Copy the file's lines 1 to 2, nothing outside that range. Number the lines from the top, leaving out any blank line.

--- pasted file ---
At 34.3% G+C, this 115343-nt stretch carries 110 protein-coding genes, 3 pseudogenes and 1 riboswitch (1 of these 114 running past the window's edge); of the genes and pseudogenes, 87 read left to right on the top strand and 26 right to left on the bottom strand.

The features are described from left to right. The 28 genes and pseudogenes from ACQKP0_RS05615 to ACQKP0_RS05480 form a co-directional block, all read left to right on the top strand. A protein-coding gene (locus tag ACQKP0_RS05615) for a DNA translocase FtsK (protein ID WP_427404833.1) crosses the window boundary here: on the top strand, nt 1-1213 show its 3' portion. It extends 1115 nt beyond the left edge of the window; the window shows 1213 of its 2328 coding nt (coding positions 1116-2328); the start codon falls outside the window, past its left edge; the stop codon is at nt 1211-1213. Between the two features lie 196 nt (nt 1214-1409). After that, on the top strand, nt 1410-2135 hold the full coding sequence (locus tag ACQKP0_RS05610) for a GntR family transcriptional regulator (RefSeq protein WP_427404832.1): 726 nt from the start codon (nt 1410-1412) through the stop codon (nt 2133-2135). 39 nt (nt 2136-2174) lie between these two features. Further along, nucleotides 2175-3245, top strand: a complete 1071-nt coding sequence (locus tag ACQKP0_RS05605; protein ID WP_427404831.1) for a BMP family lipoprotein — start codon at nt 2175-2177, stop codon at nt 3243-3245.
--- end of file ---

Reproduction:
At 34.3% G+C, this 115343-nt stretch carries 110 protein-coding genes, 3 pseudogenes and 1 riboswitch (1 of these 114 running past the window's edge); of the genes and pseudogenes, 87 read left to right on the top strand and 26 right to left on the bottom strand.

The features are described from left to right. The 28 genes and pseudogenes from ACQKP0_RS05615 to ACQKP0_RS05480 form a co-directional block, all read left to right on the top strand. A protein-coding gene (locus tag ACQKP0_RS05615) for a DNA translocase FtsK (protein ID WP_427404833.1) crosses the window boundary here: on the top strand, nt 1-1213 show its 3' portion. It extends 1115 nt beyond the left edge of the window; the window shows 1213 of its 2328 coding nt (coding positions 1116-2328); the start codon falls outside the window, past its left edge; the stop codon is at nt 1211-1213. Between the two features lie 196 nt (nt 1214-1409). After that, on the top strand, nt 1410-2135 hold the full coding sequence (locus tag ACQKP0_RS05610) for a GntR family transcriptional regulator (RefSeq protein WP_427404832.1): 726 nt from the start codon (nt 1410-1412) through the stop codon (nt 2133-2135). 39 nt (nt 2136-2174) lie between these two features. Further along, nucleotides 2175-3245, top strand: a complete 1071-nt coding sequence (locus tag ACQKP0_RS05605; protein ID WP_427404831.1) for a BMP family lipoprotein — start codon at nt 2175-2177, stop codon at nt 3243-3245.